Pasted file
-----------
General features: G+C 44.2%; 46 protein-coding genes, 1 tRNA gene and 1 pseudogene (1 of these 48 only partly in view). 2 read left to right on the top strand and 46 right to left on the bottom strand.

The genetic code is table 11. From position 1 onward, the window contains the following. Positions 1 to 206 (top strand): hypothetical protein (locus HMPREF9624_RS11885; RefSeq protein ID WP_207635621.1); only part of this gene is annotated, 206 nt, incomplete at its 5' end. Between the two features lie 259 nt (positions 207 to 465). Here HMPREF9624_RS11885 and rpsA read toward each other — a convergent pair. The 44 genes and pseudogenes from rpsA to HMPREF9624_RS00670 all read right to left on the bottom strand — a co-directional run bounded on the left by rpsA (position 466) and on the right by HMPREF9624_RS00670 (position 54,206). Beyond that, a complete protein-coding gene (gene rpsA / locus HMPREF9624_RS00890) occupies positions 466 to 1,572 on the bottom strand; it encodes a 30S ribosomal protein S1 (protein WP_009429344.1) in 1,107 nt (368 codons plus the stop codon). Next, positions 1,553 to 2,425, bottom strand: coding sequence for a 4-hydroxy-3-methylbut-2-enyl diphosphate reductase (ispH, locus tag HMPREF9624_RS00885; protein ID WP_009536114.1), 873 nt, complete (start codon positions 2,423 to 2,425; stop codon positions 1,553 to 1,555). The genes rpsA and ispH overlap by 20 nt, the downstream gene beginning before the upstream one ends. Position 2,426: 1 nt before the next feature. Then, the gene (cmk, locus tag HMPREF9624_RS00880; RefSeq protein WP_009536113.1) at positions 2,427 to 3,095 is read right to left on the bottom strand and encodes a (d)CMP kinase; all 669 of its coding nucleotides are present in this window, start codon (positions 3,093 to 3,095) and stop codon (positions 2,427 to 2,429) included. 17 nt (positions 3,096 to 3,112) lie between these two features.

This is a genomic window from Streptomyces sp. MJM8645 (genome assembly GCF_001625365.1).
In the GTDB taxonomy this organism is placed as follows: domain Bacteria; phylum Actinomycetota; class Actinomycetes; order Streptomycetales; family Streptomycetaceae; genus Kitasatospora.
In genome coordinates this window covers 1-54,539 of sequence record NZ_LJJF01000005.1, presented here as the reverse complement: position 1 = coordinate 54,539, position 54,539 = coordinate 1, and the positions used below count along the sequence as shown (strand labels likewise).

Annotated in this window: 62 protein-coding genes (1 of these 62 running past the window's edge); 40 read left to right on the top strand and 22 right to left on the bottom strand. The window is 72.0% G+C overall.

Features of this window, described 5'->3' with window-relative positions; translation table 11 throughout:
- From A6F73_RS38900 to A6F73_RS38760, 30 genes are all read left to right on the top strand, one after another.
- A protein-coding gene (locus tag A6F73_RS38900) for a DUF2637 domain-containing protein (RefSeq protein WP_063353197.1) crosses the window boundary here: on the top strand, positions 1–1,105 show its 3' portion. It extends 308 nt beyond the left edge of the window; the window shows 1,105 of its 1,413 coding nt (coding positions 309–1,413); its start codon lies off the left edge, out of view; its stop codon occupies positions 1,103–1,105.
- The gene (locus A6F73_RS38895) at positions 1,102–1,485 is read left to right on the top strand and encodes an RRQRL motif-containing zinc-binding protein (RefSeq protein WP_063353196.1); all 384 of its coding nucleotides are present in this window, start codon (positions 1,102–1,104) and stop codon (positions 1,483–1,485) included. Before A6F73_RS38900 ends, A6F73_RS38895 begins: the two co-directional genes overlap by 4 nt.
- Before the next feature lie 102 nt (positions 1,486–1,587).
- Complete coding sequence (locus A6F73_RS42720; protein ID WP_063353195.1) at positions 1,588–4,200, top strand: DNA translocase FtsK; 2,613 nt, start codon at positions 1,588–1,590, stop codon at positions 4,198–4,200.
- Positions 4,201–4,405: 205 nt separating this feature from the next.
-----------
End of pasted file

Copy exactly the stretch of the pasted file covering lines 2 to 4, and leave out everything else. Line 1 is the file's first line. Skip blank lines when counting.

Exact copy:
The genetic code is table 11. From position 1 onward, the window contains the following. Positions 1 to 206 (top strand): hypothetical protein (locus HMPREF9624_RS11885; RefSeq protein ID WP_207635621.1); only part of this gene is annotated, 206 nt, incomplete at its 5' end. Between the two features lie 259 nt (positions 207 to 465). Here HMPREF9624_RS11885 and rpsA read toward each other — a convergent pair. The 44 genes and pseudogenes from rpsA to HMPREF9624_RS00670 all read right to left on the bottom strand — a co-directional run bounded on the left by rpsA (position 466) and on the right by HMPREF9624_RS00670 (position 54,206). Beyond that, a complete protein-coding gene (gene rpsA / locus HMPREF9624_RS00890) occupies positions 466 to 1,572 on the bottom strand; it encodes a 30S ribosomal protein S1 (protein WP_009429344.1) in 1,107 nt (368 codons plus the stop codon). Next, positions 1,553 to 2,425, bottom strand: coding sequence for a 4-hydroxy-3-methylbut-2-enyl diphosphate reductase (ispH, locus tag HMPREF9624_RS00885; protein ID WP_009536114.1), 873 nt, complete (start codon positions 2,423 to 2,425; stop codon positions 1,553 to 1,555). The genes rpsA and ispH overlap by 20 nt, the downstream gene beginning before the upstream one ends. Position 2,426: 1 nt before the next feature. Then, the gene (cmk, locus tag HMPREF9624_RS00880; RefSeq protein WP_009536113.1) at positions 2,427 to 3,095 is read right to left on the bottom strand and encodes a (d)CMP kinase; all 669 of its coding nucleotides are present in this window, start codon (positions 3,093 to 3,095) and stop codon (positions 2,427 to 2,429) included. 17 nt (positions 3,096 to 3,112) lie between these two features.

This is a genomic window from Streptomyces sp. MJM8645 (genome assembly GCF_001625365.1).
In the GTDB taxonomy this organism is placed as follows: domain Bacteria; phylum Actinomycetota; class Actinomycetes; order Streptomycetales; family Streptomycetaceae; genus Kitasatospora.